Historic Front Street, then and now


In last week’s Downtown Express, Helaina N. Hovitz reported that the first annual Taste of the Seaport event was a huge success. An estimated 2,500 people participated in the event, which was held on Historic Front Street and featured 23 food vendors representing local restaurants and face painting and crafts for children. The event raised an estimated $15,000 for P.S. 397, the Spruce Street School.

Many people participating in the event were struck by the event’s community focus, which is new for the neighborhood. “I’ve lived here for 11 years, and this is the first time I’ve seen something like this. A new neighborhood, new families, and new schools coming together at the same time,” said Roger Bentley, one of the event organizers.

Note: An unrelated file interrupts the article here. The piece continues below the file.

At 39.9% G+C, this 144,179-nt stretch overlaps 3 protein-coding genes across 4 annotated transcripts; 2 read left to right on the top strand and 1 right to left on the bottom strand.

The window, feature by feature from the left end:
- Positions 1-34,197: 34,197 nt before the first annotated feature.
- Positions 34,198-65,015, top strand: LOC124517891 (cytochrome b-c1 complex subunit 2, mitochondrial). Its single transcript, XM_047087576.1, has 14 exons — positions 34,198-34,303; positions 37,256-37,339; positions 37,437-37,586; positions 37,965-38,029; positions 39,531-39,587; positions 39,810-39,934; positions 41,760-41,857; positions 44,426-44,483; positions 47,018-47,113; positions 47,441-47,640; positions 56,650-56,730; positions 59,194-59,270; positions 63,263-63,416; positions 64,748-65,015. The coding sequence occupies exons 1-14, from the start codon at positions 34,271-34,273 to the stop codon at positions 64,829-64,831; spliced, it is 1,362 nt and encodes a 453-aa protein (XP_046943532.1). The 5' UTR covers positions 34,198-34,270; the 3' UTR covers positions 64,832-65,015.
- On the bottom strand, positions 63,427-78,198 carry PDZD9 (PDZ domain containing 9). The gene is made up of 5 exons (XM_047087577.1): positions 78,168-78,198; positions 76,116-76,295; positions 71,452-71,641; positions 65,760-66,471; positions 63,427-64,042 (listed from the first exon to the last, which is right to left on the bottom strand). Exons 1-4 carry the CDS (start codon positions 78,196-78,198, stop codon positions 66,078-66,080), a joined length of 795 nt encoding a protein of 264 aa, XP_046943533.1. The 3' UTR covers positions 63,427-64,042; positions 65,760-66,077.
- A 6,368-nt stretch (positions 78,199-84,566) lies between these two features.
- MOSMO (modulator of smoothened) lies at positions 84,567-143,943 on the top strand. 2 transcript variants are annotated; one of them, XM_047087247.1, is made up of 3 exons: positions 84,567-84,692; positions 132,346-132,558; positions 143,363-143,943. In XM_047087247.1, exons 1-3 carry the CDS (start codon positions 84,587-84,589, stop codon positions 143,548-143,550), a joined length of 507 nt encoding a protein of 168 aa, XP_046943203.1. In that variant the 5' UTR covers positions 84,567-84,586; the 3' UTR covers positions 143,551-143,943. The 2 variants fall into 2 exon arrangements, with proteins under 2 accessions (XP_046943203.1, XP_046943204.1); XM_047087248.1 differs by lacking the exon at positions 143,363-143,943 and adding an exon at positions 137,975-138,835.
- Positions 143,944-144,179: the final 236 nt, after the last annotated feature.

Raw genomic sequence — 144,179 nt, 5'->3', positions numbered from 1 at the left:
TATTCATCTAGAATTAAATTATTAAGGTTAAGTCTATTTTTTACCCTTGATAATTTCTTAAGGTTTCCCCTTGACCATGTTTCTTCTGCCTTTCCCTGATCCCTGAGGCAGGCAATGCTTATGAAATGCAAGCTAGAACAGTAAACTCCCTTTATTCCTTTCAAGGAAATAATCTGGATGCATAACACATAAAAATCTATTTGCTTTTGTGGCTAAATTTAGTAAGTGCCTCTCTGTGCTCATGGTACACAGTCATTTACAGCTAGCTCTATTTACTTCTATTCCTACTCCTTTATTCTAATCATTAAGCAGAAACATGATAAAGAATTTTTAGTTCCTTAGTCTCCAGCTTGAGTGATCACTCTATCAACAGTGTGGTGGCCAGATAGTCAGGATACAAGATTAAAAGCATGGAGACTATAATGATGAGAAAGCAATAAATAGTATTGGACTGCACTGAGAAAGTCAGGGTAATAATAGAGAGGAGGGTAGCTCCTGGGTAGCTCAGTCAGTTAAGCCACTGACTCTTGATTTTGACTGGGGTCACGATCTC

In 2005, Ronda Kaysen wrote an article entitled “Living with the fishes, and a feeling of history,” which heralded the changes coming to Front Street. Kaysen described the restoration of Historic Front Street, a strip of 17 buildings between Beekman St and Peck Slip, into rental residences. The development retained a historic character, with porthole windows, exposed brick, wood beamed ceilings, and inscriptions from Moby Dick incorporated into the facades.

Historic Front Street’s new tenants were delighted to have found the neighborhood. Terry Harlow, a self-employed learning consultant who had been living in Southbridge Towers, said she “fell in love” with one of the studio apartments, adding, “I just love Downtown. I couldn’t imagine living in any other neighborhood.”

Kaysen also noted another impending change to the neighborhood. The Fulton Fish Market was due to close and relocate to the Bronx in just a few months. “Although the end of the fish market might revive a neighborhood dominated by tourism, many of the new residents are already pining for what will soon become history,” Kaysen wrote. But Terry Harlow mused that “It’ll be nice not to ride my bike in fish guts.”

— compiled by Andrea Riquier